Don’t you wish real life remodeling and construction was as quick and painless as the 22 minute shows on TV? Me too. Unfortunately for all of us, we don’t live in that magical dreamland where all the hard parts get left on the editing room floor. I was inspired to write today’s post about what to expect during construction after a conversation with a potential client. I have something like this conversation with every client at the beginning of their project. Most of my clients have lived through remodeling before, but some sick form of PTSD blocks it from their memory and nostalgia takes over. I’m told this is a lot like the feeling mothers develop after giving birth? I want the process to be less of a shock when we start, so I like to remind clients what it’s going to be like. If you’ve never lived through construction before, this is a good primer of what to expect.
A FEELING OF REGRET
It’s day one of demolition. Months (or years!) of planning and designing have finally got you to the point where you can say goodbye to the room (or entire home) you’ve wanted to change since you moved in. You’re so excited! Then the contractors start swinging hammers and throwing things into dumpsters and your heart sinks. This is a totally normal reaction when seeing your home down to the studs and a complete mess. You’ll think “what have we done?!” or “the kitchen wasn’t that bad” or “we could have lived with it”. Don’t lose sight of the goal and where you’re going. It always gets worse before it gets better.
NO QUIET MORNINGS
There will come a time when you absolutely hate having contractors in your home. They start showing up before 7am when you’re in your pajamas drinking coffee in the makeshift kitchen you set up in your living room. At first you’ll see it as a sign of progress, then you’ll really start get annoyed after a few weeks. You just want your home to be peaceful again.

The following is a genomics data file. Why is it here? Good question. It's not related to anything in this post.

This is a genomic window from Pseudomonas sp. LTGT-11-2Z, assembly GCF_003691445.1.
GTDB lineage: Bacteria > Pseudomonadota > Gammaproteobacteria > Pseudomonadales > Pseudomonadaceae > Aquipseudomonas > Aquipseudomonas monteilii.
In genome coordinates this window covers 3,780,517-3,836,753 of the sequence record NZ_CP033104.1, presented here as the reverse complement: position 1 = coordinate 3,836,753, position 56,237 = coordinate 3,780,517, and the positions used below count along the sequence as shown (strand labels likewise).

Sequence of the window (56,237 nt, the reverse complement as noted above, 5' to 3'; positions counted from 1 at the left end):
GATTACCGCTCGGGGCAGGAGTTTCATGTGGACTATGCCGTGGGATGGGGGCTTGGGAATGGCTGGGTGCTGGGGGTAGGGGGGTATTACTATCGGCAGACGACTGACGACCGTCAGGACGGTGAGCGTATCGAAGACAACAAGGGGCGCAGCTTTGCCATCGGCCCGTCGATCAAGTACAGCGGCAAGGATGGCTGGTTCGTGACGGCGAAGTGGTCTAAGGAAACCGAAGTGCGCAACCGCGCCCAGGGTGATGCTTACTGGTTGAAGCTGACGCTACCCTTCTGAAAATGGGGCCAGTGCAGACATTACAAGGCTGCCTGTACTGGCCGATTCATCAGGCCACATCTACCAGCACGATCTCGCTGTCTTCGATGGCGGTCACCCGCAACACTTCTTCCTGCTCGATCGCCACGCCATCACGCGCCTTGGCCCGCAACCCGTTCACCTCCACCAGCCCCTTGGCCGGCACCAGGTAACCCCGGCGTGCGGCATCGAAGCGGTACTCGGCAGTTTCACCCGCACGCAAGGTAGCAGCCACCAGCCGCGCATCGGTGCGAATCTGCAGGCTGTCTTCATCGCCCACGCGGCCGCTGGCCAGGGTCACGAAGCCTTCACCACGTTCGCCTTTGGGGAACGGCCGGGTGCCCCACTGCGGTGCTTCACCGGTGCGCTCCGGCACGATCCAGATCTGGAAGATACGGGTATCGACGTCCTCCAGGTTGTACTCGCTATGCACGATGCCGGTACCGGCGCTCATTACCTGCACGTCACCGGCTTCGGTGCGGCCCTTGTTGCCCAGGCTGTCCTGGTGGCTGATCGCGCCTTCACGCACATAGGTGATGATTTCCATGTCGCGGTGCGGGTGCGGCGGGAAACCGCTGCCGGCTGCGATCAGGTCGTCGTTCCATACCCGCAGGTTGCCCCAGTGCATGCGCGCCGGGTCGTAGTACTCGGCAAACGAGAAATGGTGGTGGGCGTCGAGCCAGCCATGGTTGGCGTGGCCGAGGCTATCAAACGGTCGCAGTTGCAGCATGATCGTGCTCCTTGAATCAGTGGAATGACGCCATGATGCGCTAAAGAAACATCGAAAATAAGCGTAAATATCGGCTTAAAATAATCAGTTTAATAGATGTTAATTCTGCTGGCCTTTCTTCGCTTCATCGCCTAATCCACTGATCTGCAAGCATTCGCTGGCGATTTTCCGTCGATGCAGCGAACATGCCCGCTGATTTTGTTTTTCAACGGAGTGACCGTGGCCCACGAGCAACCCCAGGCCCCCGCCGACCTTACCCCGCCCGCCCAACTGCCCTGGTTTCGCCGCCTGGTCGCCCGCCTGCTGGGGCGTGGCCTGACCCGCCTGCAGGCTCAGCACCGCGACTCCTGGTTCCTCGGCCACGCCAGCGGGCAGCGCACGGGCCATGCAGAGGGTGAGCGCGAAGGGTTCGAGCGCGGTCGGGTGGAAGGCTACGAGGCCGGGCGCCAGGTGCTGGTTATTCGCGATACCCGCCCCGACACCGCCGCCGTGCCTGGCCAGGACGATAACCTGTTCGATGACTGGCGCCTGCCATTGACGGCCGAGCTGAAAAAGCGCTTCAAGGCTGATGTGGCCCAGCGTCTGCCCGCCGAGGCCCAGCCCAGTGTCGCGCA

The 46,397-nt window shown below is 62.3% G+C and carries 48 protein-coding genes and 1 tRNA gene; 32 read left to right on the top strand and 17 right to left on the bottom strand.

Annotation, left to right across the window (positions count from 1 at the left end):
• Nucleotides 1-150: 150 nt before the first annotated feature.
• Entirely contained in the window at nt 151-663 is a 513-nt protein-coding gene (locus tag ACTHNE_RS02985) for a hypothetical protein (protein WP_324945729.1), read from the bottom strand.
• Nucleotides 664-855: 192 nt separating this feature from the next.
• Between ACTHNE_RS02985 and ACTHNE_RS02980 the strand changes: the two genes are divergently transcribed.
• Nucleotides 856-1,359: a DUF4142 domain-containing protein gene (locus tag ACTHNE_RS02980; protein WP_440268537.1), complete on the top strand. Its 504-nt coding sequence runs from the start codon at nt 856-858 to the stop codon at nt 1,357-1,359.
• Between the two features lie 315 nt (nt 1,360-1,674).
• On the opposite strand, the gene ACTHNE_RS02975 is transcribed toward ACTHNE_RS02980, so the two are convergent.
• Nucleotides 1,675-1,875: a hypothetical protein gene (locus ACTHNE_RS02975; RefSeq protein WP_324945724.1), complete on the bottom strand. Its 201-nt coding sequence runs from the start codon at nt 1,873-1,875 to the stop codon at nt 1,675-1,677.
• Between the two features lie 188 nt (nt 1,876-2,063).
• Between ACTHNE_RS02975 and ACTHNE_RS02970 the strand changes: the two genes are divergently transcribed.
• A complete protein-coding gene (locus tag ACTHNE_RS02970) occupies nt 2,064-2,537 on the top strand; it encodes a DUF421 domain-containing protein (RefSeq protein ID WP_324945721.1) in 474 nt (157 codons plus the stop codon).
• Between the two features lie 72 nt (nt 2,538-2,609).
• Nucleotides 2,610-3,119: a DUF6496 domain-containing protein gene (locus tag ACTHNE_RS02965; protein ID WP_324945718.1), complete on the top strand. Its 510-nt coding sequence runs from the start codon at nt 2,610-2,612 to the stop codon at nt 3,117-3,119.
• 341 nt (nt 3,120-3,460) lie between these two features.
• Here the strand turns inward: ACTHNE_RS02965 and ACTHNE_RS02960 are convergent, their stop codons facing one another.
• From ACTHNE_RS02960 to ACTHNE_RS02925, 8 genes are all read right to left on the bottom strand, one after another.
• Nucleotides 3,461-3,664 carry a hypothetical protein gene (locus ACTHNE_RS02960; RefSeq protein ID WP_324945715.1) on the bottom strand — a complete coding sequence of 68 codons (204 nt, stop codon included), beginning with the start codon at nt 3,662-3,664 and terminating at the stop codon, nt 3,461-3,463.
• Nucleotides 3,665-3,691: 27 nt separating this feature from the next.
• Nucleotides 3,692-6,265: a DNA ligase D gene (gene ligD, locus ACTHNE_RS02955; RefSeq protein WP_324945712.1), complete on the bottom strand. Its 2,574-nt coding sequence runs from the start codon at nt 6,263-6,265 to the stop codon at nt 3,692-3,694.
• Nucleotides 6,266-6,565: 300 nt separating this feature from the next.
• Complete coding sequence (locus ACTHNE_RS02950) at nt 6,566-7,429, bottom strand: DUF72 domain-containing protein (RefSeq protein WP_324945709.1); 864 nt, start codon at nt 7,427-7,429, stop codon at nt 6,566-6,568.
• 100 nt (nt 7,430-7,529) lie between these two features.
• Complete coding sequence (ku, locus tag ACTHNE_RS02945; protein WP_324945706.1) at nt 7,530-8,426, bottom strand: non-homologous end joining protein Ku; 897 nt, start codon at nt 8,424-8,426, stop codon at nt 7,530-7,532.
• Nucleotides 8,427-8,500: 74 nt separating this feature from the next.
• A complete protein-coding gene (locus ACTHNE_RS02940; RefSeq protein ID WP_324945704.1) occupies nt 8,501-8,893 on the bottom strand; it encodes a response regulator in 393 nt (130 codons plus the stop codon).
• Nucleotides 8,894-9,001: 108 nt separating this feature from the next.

New people all the time. Who’s that? The electrician? A plumber? There are so many tradespeople coming and going. At the minimum you should make sure your contractor knows who everyone is and what they’re doing.
Expect lots of meetings, emails, phone calls and text messages. Thousands of decisions will go into creating your dream home. Professionals like your designer, architect, and contractor can help relieve some of the pressure. Sometimes you’ll have to take a last minute call from the contractor, or meet the designer during your lunch. Set some boundaries for yourself and know when you need to take a break. Not everything is urgent and not every decision is an emergency that you have to jump on right away.
Oh, so much dust! Everywhere. On everything. No matter how much plastic is up. No, really. I can’t emphasize this enough. There’s no way to stop it. You’ll still be finding it for months after construction has finished. Did I mention the dust?